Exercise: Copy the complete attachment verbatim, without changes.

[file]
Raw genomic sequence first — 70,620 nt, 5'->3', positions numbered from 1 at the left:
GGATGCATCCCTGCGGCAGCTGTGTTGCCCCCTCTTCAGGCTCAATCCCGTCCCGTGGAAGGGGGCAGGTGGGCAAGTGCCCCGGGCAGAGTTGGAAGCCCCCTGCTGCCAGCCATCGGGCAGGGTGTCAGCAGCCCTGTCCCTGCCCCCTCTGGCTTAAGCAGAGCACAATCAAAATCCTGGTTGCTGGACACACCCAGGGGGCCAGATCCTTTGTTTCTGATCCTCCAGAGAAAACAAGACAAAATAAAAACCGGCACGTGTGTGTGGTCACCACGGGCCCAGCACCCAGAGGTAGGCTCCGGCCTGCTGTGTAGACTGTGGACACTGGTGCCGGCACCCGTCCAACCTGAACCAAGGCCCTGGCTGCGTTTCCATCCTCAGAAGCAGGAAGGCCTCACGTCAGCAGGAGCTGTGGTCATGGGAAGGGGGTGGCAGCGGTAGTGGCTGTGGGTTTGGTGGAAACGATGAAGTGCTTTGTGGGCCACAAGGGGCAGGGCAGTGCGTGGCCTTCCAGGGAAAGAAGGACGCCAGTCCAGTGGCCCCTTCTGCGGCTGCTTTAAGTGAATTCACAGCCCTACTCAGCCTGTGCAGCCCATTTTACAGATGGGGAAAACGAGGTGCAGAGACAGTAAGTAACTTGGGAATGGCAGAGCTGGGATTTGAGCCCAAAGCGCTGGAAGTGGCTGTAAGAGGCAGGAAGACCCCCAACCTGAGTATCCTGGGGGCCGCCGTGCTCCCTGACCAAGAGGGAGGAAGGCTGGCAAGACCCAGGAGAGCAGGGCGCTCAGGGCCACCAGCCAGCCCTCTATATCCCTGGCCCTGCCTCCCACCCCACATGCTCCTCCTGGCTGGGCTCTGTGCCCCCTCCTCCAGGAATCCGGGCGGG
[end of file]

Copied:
Raw genomic sequence first — 70,620 nt, 5'->3', positions numbered from 1 at the left:
GGATGCATCCCTGCGGCAGCTGTGTTGCCCCCTCTTCAGGCTCAATCCCGTCCCGTGGAAGGGGGCAGGTGGGCAAGTGCCCCGGGCAGAGTTGGAAGCCCCCTGCTGCCAGCCATCGGGCAGGGTGTCAGCAGCCCTGTCCCTGCCCCCTCTGGCTTAAGCAGAGCACAATCAAAATCCTGGTTGCTGGACACACCCAGGGGGCCAGATCCTTTGTTTCTGATCCTCCAGAGAAAACAAGACAAAATAAAAACCGGCACGTGTGTGTGGTCACCACGGGCCCAGCACCCAGAGGTAGGCTCCGGCCTGCTGTGTAGACTGTGGACACTGGTGCCGGCACCCGTCCAACCTGAACCAAGGCCCTGGCTGCGTTTCCATCCTCAGAAGCAGGAAGGCCTCACGTCAGCAGGAGCTGTGGTCATGGGAAGGGGGTGGCAGCGGTAGTGGCTGTGGGTTTGGTGGAAACGATGAAGTGCTTTGTGGGCCACAAGGGGCAGGGCAGTGCGTGGCCTTCCAGGGAAAGAAGGACGCCAGTCCAGTGGCCCCTTCTGCGGCTGCTTTAAGTGAATTCACAGCCCTACTCAGCCTGTGCAGCCCATTTTACAGATGGGGAAAACGAGGTGCAGAGACAGTAAGTAACTTGGGAATGGCAGAGCTGGGATTTGAGCCCAAAGCGCTGGAAGTGGCTGTAAGAGGCAGGAAGACCCCCAACCTGAGTATCCTGGGGGCCGCCGTGCTCCCTGACCAAGAGGGAGGAAGGCTGGCAAGACCCAGGAGAGCAGGGCGCTCAGGGCCACCAGCCAGCCCTCTATATCCCTGGCCCTGCCTCCCACCCCACATGCTCCTCCTGGCTGGGCTCTGTGCCCCCTCCTCCAGGAATCCGGGCGGG